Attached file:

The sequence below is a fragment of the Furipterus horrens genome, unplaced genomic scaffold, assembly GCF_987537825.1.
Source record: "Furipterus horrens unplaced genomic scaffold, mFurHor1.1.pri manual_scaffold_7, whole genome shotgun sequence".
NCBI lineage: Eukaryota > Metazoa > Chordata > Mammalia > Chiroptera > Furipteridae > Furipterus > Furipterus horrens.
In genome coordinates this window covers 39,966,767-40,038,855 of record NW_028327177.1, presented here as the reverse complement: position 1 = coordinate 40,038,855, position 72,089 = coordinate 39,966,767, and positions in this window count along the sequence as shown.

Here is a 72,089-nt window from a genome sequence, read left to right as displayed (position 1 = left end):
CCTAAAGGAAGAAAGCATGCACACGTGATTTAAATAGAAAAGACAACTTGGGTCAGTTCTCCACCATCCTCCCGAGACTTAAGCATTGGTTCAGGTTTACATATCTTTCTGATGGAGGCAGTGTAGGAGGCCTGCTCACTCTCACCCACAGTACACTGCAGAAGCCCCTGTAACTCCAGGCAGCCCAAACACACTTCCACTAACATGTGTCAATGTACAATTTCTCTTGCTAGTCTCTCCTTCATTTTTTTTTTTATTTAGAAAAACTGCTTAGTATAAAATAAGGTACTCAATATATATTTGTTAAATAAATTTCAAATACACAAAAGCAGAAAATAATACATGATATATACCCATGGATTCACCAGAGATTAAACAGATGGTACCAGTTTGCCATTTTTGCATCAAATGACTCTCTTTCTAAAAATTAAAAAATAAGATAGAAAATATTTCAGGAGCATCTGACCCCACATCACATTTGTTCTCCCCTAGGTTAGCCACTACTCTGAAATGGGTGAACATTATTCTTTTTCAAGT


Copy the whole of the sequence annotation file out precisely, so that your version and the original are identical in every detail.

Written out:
The sequence below is a fragment of the Furipterus horrens genome, unplaced genomic scaffold, assembly GCF_987537825.1.
Source record: "Furipterus horrens unplaced genomic scaffold, mFurHor1.1.pri manual_scaffold_7, whole genome shotgun sequence".
NCBI lineage: Eukaryota > Metazoa > Chordata > Mammalia > Chiroptera > Furipteridae > Furipterus > Furipterus horrens.
In genome coordinates this window covers 39,966,767-40,038,855 of record NW_028327177.1, presented here as the reverse complement: position 1 = coordinate 40,038,855, position 72,089 = coordinate 39,966,767, and positions in this window count along the sequence as shown.

Here is a 72,089-nt window from a genome sequence, read left to right as displayed (position 1 = left end):
CCTAAAGGAAGAAAGCATGCACACGTGATTTAAATAGAAAAGACAACTTGGGTCAGTTCTCCACCATCCTCCCGAGACTTAAGCATTGGTTCAGGTTTACATATCTTTCTGATGGAGGCAGTGTAGGAGGCCTGCTCACTCTCACCCACAGTACACTGCAGAAGCCCCTGTAACTCCAGGCAGCCCAAACACACTTCCACTAACATGTGTCAATGTACAATTTCTCTTGCTAGTCTCTCCTTCATTTTTTTTTTTATTTAGAAAAACTGCTTAGTATAAAATAAGGTACTCAATATATATTTGTTAAATAAATTTCAAATACACAAAAGCAGAAAATAATACATGATATATACCCATGGATTCACCAGAGATTAAACAGATGGTACCAGTTTGCCATTTTTGCATCAAATGACTCTCTTTCTAAAAATTAAAAAATAAGATAGAAAATATTTCAGGAGCATCTGACCCCACATCACATTTGTTCTCCCCTAGGTTAGCCACTACTCTGAAATGGGTGAACATTATTCTTTTTCAAGT